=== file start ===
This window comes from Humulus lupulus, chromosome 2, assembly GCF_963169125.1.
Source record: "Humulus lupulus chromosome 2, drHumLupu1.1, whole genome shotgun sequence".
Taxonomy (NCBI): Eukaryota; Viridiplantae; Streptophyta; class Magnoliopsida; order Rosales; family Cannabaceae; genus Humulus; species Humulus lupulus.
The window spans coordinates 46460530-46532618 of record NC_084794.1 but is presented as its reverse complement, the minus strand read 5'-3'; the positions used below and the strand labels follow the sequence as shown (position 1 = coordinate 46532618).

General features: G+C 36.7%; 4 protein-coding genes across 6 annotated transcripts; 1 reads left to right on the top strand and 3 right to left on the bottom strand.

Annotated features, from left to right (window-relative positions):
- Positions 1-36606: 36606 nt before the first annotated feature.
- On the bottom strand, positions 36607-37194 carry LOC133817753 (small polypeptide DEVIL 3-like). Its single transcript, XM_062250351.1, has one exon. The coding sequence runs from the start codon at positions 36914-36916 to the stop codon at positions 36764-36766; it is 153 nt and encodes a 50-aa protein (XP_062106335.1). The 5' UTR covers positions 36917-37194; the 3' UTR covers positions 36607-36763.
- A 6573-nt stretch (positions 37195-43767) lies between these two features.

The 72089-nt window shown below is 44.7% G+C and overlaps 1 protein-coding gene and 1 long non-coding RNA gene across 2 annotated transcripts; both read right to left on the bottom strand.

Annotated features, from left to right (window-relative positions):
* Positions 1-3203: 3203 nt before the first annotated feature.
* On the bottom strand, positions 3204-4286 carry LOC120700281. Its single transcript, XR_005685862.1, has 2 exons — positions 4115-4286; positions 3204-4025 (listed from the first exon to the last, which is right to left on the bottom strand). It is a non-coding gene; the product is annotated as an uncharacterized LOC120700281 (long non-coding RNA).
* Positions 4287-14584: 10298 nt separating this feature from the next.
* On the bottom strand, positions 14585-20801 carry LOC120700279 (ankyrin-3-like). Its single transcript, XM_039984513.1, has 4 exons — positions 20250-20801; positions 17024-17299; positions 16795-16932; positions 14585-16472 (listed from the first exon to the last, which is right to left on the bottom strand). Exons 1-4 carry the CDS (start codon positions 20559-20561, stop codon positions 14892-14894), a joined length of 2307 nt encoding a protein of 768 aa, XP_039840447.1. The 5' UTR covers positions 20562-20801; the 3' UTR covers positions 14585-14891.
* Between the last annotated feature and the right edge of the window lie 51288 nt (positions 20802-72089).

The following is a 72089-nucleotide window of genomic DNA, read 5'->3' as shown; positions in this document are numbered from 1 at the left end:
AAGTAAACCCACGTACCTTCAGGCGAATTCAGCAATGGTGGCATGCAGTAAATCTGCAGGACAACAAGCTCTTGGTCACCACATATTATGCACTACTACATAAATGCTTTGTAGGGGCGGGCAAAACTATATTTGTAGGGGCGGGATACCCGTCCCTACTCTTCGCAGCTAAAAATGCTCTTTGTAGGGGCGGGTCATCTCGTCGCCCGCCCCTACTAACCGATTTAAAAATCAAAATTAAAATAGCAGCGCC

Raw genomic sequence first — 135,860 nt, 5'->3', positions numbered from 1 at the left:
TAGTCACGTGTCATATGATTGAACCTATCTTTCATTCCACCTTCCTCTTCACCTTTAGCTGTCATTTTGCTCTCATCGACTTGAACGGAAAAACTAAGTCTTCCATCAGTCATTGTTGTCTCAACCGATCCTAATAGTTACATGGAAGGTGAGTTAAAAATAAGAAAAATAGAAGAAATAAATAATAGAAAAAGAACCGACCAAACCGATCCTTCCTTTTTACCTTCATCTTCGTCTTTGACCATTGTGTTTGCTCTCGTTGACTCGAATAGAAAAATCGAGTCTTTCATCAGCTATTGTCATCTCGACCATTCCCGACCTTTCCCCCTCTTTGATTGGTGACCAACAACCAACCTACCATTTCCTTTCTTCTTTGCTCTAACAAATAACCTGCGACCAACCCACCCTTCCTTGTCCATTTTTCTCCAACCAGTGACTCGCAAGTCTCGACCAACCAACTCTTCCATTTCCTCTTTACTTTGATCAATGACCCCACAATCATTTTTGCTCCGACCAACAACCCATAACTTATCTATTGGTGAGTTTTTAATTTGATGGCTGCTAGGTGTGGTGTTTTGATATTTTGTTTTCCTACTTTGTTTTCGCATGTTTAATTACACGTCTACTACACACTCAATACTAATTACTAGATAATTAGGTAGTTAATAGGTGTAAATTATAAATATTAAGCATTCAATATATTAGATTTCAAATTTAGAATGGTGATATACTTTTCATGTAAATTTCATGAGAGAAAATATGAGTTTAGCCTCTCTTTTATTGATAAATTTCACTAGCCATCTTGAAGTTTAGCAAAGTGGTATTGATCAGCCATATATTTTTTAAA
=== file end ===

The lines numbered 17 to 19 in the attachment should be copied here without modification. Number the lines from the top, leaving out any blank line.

The following is a 72089-nucleotide window of genomic DNA, read 5'->3' as shown; positions in this document are numbered from 1 at the left end:
AAGTAAACCCACGTACCTTCAGGCGAATTCAGCAATGGTGGCATGCAGTAAATCTGCAGGACAACAAGCTCTTGGTCACCACATATTATGCACTACTACATAAATGCTTTGTAGGGGCGGGCAAAACTATATTTGTAGGGGCGGGATACCCGTCCCTACTCTTCGCAGCTAAAAATGCTCTTTGTAGGGGCGGGTCATCTCGTCGCCCGCCCCTACTAACCGATTTAAAAATCAAAATTAAAATAGCAGCGCC

Raw genomic sequence first — 135,860 nt, 5'->3', positions numbered from 1 at the left: